SHERYL:  Yeah, I agree. And I will tell the moms that they’re going to fight. They’re teenagers, and they want that independence. They don’t want to be told no or want what they want. And, so expect that they will want to fight, which helps defuse a little of that fear around conflict because most of us hate it. 

And especially when your teenagers tell you they hate you and don’t like you, they can hook you that way. To know, like, I’m going to set this limit, and they don’t have to like it. But I’m still going to hold them accountable. 

I know that helped me kind of get over that hurdle and make peace that they’re not always going to like it. Like, don’t expect them to like it. And moms will often try to convince their kids they should like it too much about why they’re doing it. 

And then that gets into this huge power struggle because a teenager is not going to go, oh, yeah, okay, Mom, I get that. So why you’re telling me I can’t go to that party? Or why do I have to do my chores?

KIMBALL: On our website, we have a viral article. It’s called Explain Yourself Once and Move On. And I agree. You explain why you have the rules. But the explanation is singular. You don’t have to give the same explanation repeatedly. You don’t have to give 50 explanations, just explain it once and move on. And maybe they’ll understand, or they may not understand. They may not understand until they’re a parent. 

We just tell parents that it doesn’t matter. Just explain yourself once and move on. Don’t get sucked into arguments about it. It’s not your job to make your child agree with the rules. Unfortunately, a lot of parents do that. They somehow think that they can only argue their point just right. The child will finally understand and then and then we’ll obey the rules. 

And that’s not true. So they either work, they will never agree with you because they don’t want to, or they’re incapable of understanding why you have these rules. And you know, and we’re not advocating the parents be overly strict, where we point out to parents that you want your child to be independent, if you’re if your child is showing responsibility, give them more responsibility, you want to keep pushing that. 

So we’re not telling parents to be strict and have a million rules. We’re telling parents to let their children show that they’re responsible. And as they show responsibility, you want to give them more and more independence. Like that’s the goal – independence. 

SHERYL:  That’s a good segue for talking about. Okay, so moms are listening right now. And they’re like, Well, I don’t even know where to start setting the limits. And my kid, I’m walking on eggshells, and it seems like they’re the ones that rule the house. And I get really angry. And then we get these power struggles in fights. And where do I even begin? So what would you say to that mom that’s listening?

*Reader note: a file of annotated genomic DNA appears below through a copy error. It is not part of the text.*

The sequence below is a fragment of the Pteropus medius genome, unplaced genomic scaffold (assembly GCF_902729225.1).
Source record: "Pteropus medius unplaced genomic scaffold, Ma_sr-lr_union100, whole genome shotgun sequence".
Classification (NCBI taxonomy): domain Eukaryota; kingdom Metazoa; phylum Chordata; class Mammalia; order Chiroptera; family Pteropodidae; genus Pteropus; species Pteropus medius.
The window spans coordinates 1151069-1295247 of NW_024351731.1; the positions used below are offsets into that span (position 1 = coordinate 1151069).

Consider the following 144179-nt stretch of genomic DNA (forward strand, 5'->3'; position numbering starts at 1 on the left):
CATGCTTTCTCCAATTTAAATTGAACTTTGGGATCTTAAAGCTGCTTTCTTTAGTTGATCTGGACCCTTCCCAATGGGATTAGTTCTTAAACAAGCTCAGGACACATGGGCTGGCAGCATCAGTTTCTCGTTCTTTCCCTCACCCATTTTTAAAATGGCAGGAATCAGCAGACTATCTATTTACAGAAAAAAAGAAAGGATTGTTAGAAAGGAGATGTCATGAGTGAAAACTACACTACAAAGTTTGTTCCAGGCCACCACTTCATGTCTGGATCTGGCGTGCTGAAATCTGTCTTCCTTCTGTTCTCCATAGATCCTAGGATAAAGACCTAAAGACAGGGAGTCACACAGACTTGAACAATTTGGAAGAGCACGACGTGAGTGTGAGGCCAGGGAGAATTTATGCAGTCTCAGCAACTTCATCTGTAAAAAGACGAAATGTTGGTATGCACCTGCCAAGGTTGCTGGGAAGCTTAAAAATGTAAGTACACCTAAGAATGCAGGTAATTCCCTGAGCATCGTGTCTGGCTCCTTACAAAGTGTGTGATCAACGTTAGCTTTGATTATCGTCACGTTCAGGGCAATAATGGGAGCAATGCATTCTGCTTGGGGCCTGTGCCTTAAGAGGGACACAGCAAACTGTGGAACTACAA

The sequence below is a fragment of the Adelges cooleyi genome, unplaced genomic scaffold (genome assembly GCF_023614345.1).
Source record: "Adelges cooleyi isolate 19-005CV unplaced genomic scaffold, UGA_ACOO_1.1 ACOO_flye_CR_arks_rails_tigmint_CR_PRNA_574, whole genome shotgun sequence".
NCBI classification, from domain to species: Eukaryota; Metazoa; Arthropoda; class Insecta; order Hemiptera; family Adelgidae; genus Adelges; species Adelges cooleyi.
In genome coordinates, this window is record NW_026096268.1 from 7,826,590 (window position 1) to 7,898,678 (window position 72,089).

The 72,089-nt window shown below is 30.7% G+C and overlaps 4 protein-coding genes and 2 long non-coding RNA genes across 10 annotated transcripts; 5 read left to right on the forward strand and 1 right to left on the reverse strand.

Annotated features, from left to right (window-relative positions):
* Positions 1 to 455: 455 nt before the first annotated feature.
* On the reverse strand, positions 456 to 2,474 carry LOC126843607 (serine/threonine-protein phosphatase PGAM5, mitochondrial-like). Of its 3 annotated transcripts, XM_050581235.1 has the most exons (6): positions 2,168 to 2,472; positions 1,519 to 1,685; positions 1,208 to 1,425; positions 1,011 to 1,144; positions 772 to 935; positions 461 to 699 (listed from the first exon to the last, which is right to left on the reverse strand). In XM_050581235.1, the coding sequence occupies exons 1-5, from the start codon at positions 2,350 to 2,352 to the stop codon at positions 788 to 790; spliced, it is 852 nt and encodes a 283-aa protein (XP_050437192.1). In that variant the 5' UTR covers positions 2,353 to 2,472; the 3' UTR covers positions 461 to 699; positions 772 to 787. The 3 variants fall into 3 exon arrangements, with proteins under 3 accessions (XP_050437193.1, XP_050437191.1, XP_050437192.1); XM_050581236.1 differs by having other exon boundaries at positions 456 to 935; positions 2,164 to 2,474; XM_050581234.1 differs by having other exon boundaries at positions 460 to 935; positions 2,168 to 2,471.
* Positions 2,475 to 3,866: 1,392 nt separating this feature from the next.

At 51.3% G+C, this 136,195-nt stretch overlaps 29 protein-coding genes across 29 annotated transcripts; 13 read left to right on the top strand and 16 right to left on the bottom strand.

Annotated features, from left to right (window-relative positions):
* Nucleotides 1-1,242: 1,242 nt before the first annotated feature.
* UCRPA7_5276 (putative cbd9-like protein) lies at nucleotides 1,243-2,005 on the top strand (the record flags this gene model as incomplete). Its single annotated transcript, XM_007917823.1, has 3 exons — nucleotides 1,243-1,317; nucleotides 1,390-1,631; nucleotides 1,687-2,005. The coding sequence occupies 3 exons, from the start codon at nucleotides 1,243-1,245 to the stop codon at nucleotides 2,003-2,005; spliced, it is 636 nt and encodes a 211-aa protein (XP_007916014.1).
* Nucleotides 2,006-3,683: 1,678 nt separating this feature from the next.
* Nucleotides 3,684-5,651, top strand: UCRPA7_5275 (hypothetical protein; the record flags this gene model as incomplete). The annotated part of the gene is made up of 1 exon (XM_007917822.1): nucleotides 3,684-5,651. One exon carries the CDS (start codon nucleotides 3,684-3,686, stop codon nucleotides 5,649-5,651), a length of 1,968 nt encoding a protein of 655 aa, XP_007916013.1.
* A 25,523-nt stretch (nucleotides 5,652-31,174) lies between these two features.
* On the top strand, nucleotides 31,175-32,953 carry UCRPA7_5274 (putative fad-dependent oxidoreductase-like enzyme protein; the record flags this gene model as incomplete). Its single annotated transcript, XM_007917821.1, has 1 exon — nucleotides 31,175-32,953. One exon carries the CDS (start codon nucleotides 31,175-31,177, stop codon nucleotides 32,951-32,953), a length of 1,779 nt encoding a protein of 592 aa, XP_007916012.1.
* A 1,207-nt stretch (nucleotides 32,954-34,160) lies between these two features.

KIMBALL: So what we normally do is when so most parents coming to us have a bunch of issues going on, it’s been bad enough that they’ve got to the point where they’re seeking help, they’re coming to us. So the first thing we say is, let’s start with one behavior and focus on that one. See, if we get that one under control, if you try to change everything all at once, it’s just, it’s gonna be overwhelming for the child who is behaving this way because they don’t have good problem-solving skills to meet their responsibilities effectively the way you’d want them to.

Their go-to problem-solving skill is to act out. So it takes them a while to learn those new skills. So it’s not going to happen overnight. So we say pick one behavior that’s important to you. And we’re going to work on getting that one improved, and like, let’s not worry about the other ones for the time being until you get that one under your belt. 

And then we can move on from there. And then, we talked through the behavior we didn’t like. And then you need to clarify with your child. What the rules are. We recommend when households where the child is having problems with this, you write the basic rules of the household down on the refrigerator so that you can point to them and say the reason that you’re getting these consequences because, in this household, we don’t swear it mom and dad, and that’s, it’s on the refrigerator, that’s the rule this house.

And the basic rules need to be spelled out. So it cuts down on the arguing to have the basic rules of the household spelled out somewhere. Because then the conversation becomes very clear about your child and the rules they’re violating, not between your child and you who are making up rules that you assume they know or like, you know, what are the rules? 

That’s sort of the example that I’ve given a lot of people is that police officers want speed limit signs because if it was up to their discretion as to who’s speeding or not every time they pull someone over, and he says I’m giving you a ticket for speeding.